Oct 2022 2nd Edition

Young man grows his community, one seed at a time

Written by Owen Mngadi

Inspired by the idiom ‘a candle loses nothing by lighting another’, Thami Gazide is making an impact in his community through the community gardens initiative he started when he was just 16.

The 22-year-old final-year international relations student from Middelburg in Mpumalanga founded Philanathi Golden Stars, a non-profit organisation, in 2016, to combat poverty and hunger in his community.

He says he asked local businesses and supermarkets to donate food that he would distribute among families who were struggling to make ends meet.

However, after a few months, he realised that his strategy was not sustainable and was not empowering his impoverished community. He then identified an illegal dumping site, which he turned into a community garden with the help of other volunteers. He says instead of asking for food, he asked for seeds and saplings and started growing vegetables.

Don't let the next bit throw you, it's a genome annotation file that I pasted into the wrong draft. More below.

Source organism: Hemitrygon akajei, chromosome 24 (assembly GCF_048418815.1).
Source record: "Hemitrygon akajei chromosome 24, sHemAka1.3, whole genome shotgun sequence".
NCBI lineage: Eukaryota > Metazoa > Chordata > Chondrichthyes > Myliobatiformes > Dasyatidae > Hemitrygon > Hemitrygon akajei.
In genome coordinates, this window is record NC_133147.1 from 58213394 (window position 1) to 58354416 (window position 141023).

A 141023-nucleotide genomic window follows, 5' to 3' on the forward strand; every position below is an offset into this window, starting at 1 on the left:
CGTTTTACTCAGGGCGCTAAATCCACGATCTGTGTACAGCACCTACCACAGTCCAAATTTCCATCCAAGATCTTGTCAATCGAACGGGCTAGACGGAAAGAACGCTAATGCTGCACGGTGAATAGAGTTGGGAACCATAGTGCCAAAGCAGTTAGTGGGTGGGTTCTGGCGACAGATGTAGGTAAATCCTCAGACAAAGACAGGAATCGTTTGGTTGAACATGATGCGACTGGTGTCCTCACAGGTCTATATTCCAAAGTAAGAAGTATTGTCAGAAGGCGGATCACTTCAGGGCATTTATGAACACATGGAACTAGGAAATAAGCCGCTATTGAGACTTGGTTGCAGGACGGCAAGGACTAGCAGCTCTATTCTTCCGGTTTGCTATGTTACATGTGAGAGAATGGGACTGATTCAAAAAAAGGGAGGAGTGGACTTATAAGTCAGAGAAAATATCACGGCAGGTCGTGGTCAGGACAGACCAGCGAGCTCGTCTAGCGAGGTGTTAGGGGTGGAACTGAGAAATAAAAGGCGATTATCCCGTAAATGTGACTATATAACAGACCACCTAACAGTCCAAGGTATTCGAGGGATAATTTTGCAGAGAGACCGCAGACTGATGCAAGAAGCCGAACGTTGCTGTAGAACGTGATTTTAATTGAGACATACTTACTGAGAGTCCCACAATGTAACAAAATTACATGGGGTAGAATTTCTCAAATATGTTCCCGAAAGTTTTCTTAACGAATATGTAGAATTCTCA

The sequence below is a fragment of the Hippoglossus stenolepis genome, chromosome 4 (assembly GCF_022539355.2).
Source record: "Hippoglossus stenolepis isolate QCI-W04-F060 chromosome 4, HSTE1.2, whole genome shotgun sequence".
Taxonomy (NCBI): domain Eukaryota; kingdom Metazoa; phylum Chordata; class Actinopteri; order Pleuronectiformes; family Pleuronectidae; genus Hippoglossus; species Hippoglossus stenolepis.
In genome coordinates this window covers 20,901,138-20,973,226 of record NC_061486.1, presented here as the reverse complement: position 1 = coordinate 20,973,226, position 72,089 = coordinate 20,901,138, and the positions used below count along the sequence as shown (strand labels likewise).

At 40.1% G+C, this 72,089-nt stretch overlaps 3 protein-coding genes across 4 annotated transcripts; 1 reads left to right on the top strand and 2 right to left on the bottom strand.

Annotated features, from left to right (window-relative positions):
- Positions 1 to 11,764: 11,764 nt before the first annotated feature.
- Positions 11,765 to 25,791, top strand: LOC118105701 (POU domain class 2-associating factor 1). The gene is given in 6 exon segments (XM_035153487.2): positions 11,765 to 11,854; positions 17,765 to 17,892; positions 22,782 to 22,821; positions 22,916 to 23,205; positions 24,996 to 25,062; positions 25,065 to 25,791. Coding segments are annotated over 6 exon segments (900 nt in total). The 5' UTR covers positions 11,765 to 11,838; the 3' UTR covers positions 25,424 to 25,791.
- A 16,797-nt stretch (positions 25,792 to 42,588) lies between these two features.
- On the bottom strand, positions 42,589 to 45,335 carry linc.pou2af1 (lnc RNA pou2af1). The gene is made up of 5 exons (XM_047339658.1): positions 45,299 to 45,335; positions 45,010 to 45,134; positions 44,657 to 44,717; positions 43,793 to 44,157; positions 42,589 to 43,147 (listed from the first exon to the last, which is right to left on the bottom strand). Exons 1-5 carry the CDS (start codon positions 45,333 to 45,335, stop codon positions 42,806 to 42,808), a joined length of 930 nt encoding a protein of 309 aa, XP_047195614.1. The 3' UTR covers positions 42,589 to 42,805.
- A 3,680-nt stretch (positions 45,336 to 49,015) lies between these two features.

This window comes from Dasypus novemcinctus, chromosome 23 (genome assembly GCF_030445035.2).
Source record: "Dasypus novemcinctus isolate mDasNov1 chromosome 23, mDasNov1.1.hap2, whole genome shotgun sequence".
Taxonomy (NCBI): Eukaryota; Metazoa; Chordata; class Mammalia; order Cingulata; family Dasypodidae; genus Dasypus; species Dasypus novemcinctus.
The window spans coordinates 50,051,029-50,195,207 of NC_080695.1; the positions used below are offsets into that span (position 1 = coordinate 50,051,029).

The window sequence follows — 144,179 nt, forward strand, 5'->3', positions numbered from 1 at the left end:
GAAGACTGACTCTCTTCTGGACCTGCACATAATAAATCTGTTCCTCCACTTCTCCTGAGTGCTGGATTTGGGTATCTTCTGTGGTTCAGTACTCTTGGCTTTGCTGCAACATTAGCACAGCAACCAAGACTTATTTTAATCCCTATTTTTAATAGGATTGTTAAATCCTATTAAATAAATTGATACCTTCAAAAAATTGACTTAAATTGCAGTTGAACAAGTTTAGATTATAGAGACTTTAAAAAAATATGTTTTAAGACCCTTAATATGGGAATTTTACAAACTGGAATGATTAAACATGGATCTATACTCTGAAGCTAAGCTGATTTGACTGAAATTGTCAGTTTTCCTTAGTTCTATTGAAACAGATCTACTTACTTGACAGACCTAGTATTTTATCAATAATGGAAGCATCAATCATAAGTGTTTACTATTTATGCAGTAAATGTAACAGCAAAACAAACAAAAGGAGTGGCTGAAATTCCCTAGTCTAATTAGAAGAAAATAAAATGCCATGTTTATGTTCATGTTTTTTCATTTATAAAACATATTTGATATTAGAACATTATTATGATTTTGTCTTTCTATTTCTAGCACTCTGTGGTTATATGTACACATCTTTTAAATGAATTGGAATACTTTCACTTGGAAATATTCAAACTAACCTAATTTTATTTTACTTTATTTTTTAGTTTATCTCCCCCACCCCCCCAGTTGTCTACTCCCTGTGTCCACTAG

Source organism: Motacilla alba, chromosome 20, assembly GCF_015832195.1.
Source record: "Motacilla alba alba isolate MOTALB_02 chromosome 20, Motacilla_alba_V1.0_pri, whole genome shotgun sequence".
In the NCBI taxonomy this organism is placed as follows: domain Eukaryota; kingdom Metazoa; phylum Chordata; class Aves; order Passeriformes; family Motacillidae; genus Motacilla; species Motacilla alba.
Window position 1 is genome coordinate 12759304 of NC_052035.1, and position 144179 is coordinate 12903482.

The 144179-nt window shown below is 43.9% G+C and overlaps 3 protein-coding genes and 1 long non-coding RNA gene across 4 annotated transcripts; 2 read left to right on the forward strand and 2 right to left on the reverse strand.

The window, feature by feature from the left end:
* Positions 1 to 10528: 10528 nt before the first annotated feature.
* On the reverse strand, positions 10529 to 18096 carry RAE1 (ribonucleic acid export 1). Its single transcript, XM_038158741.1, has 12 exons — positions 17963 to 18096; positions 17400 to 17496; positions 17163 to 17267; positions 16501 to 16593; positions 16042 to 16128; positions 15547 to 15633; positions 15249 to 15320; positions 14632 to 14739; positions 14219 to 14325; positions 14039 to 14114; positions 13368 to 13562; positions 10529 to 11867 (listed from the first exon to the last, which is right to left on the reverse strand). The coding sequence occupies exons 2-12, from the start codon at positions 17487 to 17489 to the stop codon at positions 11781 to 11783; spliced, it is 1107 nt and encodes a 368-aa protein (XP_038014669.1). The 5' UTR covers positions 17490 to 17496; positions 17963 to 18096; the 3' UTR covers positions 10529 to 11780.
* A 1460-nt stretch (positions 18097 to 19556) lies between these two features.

Gazide says he involved families that could not take care of themselves, enabling them to put food on the table and make some money by selling the extra vegetables they grow.

The first community garden was started on four hectares of land that had been used as an illegal dumping site. By cleaning up the site and planting vegetables, the health of the community was improved because healthy food was made available and an unhealthy dumping site was cleared.

“This initiative responded perfectly to other challenges we faced as a community. The dumping sites were mushrooming everywhere and the condition of our neighbourhood was deteriorating,” he says.

Gazide now manages 16 community gardens that are spread throughout the Middelburg township – including at schools – and benefit 36 participating families.

Gazide's proudest moment was the day he started changing people’s lives and giving them the hope that they are not alone.

He says seeing people grow and being able to transform their lives even in the smallest way inspires him to do even more.

While the families mostly sell their own produce, Gazide says market days are sometimes hosted and bulk sales are sometimes made to local supermarkets.

“We have restored the dignity of many people in this area. It serves as a place for growth; people share ideas and there is unity among them. We are looking at getting a much bigger space so we can turn this into a big community project.“

Rural development
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